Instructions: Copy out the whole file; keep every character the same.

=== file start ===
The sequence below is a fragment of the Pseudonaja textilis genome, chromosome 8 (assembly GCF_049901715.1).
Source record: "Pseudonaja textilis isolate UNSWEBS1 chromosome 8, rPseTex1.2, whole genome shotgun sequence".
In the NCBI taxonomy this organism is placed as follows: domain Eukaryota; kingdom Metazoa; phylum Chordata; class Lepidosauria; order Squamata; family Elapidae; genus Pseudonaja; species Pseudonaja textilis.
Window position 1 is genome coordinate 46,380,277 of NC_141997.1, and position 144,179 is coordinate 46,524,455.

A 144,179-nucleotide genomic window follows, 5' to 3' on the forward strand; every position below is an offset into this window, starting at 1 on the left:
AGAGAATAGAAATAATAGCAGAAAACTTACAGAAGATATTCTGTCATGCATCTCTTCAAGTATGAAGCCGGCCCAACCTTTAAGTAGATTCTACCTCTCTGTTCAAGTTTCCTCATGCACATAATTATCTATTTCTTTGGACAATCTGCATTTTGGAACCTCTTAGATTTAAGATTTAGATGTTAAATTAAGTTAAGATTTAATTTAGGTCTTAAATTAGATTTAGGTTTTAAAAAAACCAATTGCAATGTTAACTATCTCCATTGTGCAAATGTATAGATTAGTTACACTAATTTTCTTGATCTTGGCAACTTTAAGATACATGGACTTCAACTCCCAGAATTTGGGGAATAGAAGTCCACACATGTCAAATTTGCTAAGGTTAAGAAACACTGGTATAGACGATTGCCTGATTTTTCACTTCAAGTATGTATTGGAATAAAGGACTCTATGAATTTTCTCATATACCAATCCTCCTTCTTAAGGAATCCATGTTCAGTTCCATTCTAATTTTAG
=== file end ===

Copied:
The sequence below is a fragment of the Pseudonaja textilis genome, chromosome 8 (assembly GCF_049901715.1).
Source record: "Pseudonaja textilis isolate UNSWEBS1 chromosome 8, rPseTex1.2, whole genome shotgun sequence".
In the NCBI taxonomy this organism is placed as follows: domain Eukaryota; kingdom Metazoa; phylum Chordata; class Lepidosauria; order Squamata; family Elapidae; genus Pseudonaja; species Pseudonaja textilis.
Window position 1 is genome coordinate 46,380,277 of NC_141997.1, and position 144,179 is coordinate 46,524,455.

A 144,179-nucleotide genomic window follows, 5' to 3' on the forward strand; every position below is an offset into this window, starting at 1 on the left:
AGAGAATAGAAATAATAGCAGAAAACTTACAGAAGATATTCTGTCATGCATCTCTTCAAGTATGAAGCCGGCCCAACCTTTAAGTAGATTCTACCTCTCTGTTCAAGTTTCCTCATGCACATAATTATCTATTTCTTTGGACAATCTGCATTTTGGAACCTCTTAGATTTAAGATTTAGATGTTAAATTAAGTTAAGATTTAATTTAGGTCTTAAATTAGATTTAGGTTTTAAAAAAACCAATTGCAATGTTAACTATCTCCATTGTGCAAATGTATAGATTAGTTACACTAATTTTCTTGATCTTGGCAACTTTAAGATACATGGACTTCAACTCCCAGAATTTGGGGAATAGAAGTCCACACATGTCAAATTTGCTAAGGTTAAGAAACACTGGTATAGACGATTGCCTGATTTTTCACTTCAAGTATGTATTGGAATAAAGGACTCTATGAATTTTCTCATATACCAATCCTCCTTCTTAAGGAATCCATGTTCAGTTCCATTCTAATTTTAG